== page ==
The Botswana government had to slash its development budget so it can allocate more funds to the public service’s increased wages, according to financial estimates from the country’s finance ministry.
When Dr Thapelo Matsheka, the finance minister, unveiled the budget proposals for the 2020/2021 financial year, it was not immediately clear what will be gobbling much of the budget, other than that the development budget was cut by 30 percent, channelling the funds to recurrent budget. Now, fresh information from the ministry, complete with financial estimates, reveals that most of government’s expenditure will be on salaries and allowances.
Botswana’s share of the budget spent on wages has been a key concern from developmental partners such as the International Monetary Fund and the World Bank Group, urging the diamond dependent country to reduce the government size and the wage bill. However, with a weak private sector, which itself is dependent on government expenditure, as well as swelling complaints of stagnated wages, the country’s finance ministry found itself drawn in political expediency.
In the past two years, the wage bill has increased by over 20 percent, with much of the increase happening last year. Mokgweetsi Masisi’s administration waltzed to electoral victory in the October 2019 elections after appeasing government workers, bumping their salaries by 10 percent in 2019, just before the elections, with another 6 percent promised this year.
Though the total budget proposal at P67.6 billion is 1 percent lower than the prior year, Matsheka’s recurrent budget is up 8 percent to P55.6 billion, representing 82 percent of the total budget, while the development budget was cut from P17 to P12 billion. The increase of the recurrent budget is down to the government wage bill which has surged by 13 percent, from last year’s P23.5 billion to the proposed P26.6 billion. Based on this, salaries account for 47.9 percent of the recurrent budget, and nearly 40 percent of the total budget.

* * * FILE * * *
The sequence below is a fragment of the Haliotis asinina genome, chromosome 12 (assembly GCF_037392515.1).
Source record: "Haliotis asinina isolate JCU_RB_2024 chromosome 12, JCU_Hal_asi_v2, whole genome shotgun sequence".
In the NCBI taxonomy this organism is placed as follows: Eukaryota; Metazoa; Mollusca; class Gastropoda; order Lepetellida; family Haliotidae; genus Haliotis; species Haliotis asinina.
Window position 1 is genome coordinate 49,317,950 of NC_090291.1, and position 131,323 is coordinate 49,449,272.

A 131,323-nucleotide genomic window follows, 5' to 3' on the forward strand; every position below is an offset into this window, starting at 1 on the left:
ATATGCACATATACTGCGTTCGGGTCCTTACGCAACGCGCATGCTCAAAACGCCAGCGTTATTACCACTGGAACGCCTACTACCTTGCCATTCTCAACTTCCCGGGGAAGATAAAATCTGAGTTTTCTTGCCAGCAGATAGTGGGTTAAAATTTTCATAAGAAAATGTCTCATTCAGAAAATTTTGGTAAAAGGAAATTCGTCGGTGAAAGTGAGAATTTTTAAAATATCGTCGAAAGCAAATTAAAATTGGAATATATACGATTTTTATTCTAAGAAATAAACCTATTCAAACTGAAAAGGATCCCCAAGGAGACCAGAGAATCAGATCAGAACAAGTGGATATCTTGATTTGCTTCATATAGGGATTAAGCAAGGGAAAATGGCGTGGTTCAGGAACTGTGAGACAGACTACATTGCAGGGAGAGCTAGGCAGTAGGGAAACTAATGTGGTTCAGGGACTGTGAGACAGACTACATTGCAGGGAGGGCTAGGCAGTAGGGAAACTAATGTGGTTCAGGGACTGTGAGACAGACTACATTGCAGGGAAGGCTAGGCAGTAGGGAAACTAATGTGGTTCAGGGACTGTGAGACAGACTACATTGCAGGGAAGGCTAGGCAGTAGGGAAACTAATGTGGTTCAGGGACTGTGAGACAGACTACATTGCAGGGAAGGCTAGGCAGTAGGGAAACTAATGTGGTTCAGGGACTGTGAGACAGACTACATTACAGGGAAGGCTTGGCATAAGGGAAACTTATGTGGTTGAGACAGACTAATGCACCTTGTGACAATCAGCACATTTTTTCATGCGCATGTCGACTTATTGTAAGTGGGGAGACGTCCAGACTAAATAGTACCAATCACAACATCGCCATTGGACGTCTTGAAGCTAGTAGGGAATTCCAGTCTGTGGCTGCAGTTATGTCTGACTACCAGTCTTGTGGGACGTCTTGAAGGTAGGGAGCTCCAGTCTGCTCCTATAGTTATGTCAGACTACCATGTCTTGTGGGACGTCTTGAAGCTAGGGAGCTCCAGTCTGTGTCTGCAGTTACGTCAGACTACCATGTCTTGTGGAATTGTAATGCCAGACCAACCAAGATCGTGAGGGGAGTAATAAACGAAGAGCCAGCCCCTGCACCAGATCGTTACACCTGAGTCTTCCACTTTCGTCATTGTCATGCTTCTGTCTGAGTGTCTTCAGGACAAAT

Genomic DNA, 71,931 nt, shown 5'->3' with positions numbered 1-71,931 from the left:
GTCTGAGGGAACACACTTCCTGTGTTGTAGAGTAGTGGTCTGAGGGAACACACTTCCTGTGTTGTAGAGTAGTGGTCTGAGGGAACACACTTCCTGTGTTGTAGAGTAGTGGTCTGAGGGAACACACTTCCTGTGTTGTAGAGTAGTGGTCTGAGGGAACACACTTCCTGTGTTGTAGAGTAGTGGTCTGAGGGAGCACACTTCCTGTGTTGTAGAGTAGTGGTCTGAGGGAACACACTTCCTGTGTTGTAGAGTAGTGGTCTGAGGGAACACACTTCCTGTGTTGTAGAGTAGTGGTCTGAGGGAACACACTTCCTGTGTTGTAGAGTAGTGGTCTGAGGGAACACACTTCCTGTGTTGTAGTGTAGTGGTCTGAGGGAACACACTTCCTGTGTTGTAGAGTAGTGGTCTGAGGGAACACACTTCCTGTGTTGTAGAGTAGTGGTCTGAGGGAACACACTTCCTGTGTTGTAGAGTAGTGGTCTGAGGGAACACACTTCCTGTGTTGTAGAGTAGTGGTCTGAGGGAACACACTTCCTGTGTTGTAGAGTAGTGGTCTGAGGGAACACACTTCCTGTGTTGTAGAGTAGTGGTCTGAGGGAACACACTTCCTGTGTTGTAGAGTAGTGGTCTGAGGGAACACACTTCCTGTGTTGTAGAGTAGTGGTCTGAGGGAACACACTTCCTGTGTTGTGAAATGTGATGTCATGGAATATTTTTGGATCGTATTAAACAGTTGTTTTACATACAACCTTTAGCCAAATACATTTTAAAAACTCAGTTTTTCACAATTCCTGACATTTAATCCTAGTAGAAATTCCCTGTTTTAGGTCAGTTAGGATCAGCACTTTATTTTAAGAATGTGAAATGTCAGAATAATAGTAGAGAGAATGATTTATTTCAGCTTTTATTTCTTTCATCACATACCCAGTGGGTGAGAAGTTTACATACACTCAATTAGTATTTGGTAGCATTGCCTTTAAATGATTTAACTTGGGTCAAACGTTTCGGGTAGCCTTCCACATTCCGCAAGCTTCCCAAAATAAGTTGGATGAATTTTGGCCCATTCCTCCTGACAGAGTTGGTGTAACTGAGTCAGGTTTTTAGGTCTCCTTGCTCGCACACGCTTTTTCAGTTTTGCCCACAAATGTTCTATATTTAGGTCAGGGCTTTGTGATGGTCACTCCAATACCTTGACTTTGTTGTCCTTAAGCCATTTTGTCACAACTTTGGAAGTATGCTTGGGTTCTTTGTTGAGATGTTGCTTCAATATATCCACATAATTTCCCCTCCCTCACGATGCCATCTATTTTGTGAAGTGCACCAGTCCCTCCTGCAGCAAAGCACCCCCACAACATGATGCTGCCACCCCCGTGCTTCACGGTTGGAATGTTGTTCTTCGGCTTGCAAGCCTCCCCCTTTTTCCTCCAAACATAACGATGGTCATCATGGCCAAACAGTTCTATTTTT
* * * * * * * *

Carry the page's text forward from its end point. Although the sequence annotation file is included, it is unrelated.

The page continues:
The law enforcement agencies, together with the education sector, account for more than 50 percent of government wage bill. The most dramatic increase was in the law enforcement agencies after their salary scales were restructured, in addition to the salary increases.
According to the latest estimates from the finance ministry, Botswana Prisons Service’s wages are up by 51 percent to P412.6 million, while Botswana Police Service (BPS) wage bill will increase by 44 percent to P2.2 billion, Botswana Defence Force (BDF) salary expenses will also go up by 32 percent to P3.9 billion. The Directorate on Intelligence and Security Services (DIS) is getting a 11 percent increase to P266 million.
The department of teaching services and management’s wage bill has increased by 13 percent to P5.9 billion.
The increase in the recurrent budget comes at the expense of the development budget, has been criticised by some of the country’s prominent economist, arguing that the government is not efficiently spending its budget in a way that it will stimulate the jobless economy.
Furthermore, government’s increased wage bill has been partly responsible for the country’s massive deficits. From a budget deficit of P8.8 billion in 2018/2019, the government must deal with another P7.9 billion shortfall projected for the current year, while the budget deficit for 2020/2021 financial year will be P5.2 billion.